BP14.00015: Nonsymmetric ideal magnetohydrodynamic steady flows Harold Weitzner, Wrick Sengupta Steady ideal magnetohydrodynamic flows which lack symmetry are found by an expansion in a parameter proportional to the amplitudes of the flow and magnetic field. Resonance conditions are identified and similar to problems in the expansion of equilibria , it is shown how to resolve resonances and find the flows. To leading order the flows are parallel, although in higher order the limitation of being parallel is not needed. [Preview Abstract] 

BP14.00016: FiniteBeta Stellarator Optimization and Energetic Particle Confinement Andrew Ware, Jesse Cook, Anna Vonessen, Haley Wilson We present analysis of finitebeta optimization of quasihelically symmetric stellarator configurations, including bootstrap current alignment and improved ballooning stability. This work includes both fixed boundary and free boundary (with coils) equilibria. The transport properties of the optimized configurations are analyzed as well. A summary of recent efforts on stellarator coil optimization for quasihelically symmetric configuration is presented. This includes using the FOCUS code [C. Zhu, et al., Plasma Phys. Contr. Fusion \textbf{60}, 065008 (2018)] to develop and analyze coil configurations for four and fivefield period configurations with quasisymmetry and enhanced energetic particle confinement, including configurations with and without a set of poloidal field coils. Finally, an analysis of energetic particle confinement in these configurations is carried out using the SIMPLE code [A C. Albert, S. Kasilov, and W. Kernbichler, J. Plasma Physics~\textbf{86}, 815860201 (2020)]. [Preview Abstract]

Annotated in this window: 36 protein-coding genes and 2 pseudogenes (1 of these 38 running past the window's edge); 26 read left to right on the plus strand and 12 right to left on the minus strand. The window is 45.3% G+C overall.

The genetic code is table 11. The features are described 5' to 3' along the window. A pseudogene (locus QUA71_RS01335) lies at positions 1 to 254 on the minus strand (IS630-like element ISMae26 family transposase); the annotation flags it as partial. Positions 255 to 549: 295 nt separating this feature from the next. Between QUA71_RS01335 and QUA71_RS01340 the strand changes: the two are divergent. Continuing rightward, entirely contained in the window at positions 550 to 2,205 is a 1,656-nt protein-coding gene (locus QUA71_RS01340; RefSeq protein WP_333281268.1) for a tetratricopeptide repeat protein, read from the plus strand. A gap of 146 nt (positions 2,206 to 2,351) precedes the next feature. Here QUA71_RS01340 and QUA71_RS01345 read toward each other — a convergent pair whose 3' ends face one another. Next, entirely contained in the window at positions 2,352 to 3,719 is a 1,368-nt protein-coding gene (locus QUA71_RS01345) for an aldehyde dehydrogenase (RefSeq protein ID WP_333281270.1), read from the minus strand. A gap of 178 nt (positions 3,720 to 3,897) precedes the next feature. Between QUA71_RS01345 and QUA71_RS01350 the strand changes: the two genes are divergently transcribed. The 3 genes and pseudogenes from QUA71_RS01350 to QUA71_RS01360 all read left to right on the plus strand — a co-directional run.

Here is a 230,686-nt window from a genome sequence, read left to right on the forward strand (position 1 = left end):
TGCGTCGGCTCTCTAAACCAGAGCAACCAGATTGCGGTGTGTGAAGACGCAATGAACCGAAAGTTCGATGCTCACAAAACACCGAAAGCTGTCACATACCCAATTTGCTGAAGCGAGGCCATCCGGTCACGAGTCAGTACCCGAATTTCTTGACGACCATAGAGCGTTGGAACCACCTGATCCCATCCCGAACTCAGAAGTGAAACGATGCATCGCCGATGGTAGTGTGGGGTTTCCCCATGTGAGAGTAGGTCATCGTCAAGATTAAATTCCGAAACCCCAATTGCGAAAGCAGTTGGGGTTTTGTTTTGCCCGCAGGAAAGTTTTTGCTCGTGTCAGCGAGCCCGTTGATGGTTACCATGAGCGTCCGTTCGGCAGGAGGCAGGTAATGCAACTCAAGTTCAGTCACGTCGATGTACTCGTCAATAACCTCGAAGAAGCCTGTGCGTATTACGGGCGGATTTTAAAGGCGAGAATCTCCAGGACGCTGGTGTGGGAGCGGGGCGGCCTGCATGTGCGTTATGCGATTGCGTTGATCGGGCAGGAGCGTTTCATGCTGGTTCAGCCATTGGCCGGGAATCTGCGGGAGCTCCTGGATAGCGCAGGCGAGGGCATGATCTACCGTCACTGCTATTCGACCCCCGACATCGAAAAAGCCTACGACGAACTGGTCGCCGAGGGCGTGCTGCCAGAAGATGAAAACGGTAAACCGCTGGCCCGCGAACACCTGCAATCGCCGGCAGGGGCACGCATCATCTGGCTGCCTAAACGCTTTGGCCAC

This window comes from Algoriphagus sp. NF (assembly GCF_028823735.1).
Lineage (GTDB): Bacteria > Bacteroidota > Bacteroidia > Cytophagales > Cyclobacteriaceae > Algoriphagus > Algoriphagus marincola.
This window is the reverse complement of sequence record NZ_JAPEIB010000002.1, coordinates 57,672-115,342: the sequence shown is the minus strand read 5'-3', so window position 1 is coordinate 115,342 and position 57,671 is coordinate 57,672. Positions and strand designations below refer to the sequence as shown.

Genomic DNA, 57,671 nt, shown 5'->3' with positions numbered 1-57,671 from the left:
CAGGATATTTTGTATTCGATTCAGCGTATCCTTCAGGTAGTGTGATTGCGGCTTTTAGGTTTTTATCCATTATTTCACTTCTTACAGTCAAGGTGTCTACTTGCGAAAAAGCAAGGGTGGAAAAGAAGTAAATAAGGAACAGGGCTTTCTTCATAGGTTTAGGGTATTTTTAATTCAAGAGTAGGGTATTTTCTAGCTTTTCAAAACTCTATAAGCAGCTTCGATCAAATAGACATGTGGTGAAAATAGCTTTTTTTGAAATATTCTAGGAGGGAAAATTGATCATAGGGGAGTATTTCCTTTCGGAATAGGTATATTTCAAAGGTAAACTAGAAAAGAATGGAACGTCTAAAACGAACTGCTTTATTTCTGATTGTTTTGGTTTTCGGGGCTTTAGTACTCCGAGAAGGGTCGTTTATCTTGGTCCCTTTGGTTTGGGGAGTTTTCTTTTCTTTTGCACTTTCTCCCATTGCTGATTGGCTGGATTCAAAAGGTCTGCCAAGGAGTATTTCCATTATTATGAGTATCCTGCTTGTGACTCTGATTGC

BP14.00017: Simulation of Hybrid Stellarator Divertor Alkesh Punjabi, Allen Boozer An efficient simulation method for stellarator divertors (A. H. Boozer and A. Punjabi, PoP \textbf{25}, 092520 (2018)) is used to study hybrid stellarator divertor with features of both the nonresonant and the resonant divertors and compare the results with our results for nonresonant stellarator divertor (A. Punjabi and A. H. Boozer, PoP \textbf{27}, 012503 (2020)). The plasma interaction with the fixed magnetic field of a divertor is diffusive but is far more efficiently studied by adding a small radial velocity to an integration of the magnetic field lines. Different magnetic configurations can be created by changing one of the shape parameters in the Hamiltonian for the trajectories of magnetic field lines in nonresonant stellarator divertor. The most novel result of this study of hybrid divertor for stellarator is that the diffusive field lines go into two families of magnetic cantori for all velocities with probability exponents of 2.1 for the primary family and 4.3 for the secondary family. In contrast to this, field lines go into two families of cantori only when the artificial radial velocities are larger than a certain value when there are no islands. The footprints on the wall are stellarator symmetric and have fixed locations on the wall. The hybrid divertor confines larger plasma volume, has higher average shear, larger footprints, lower average density of strike points, lower maximum density of strike points, and longer losstimes than the nonresonant stellarator divertor. The magnetic configuration is robust against small changes in the $\iota $ and large changes in the shape parameter. [Preview Abstract]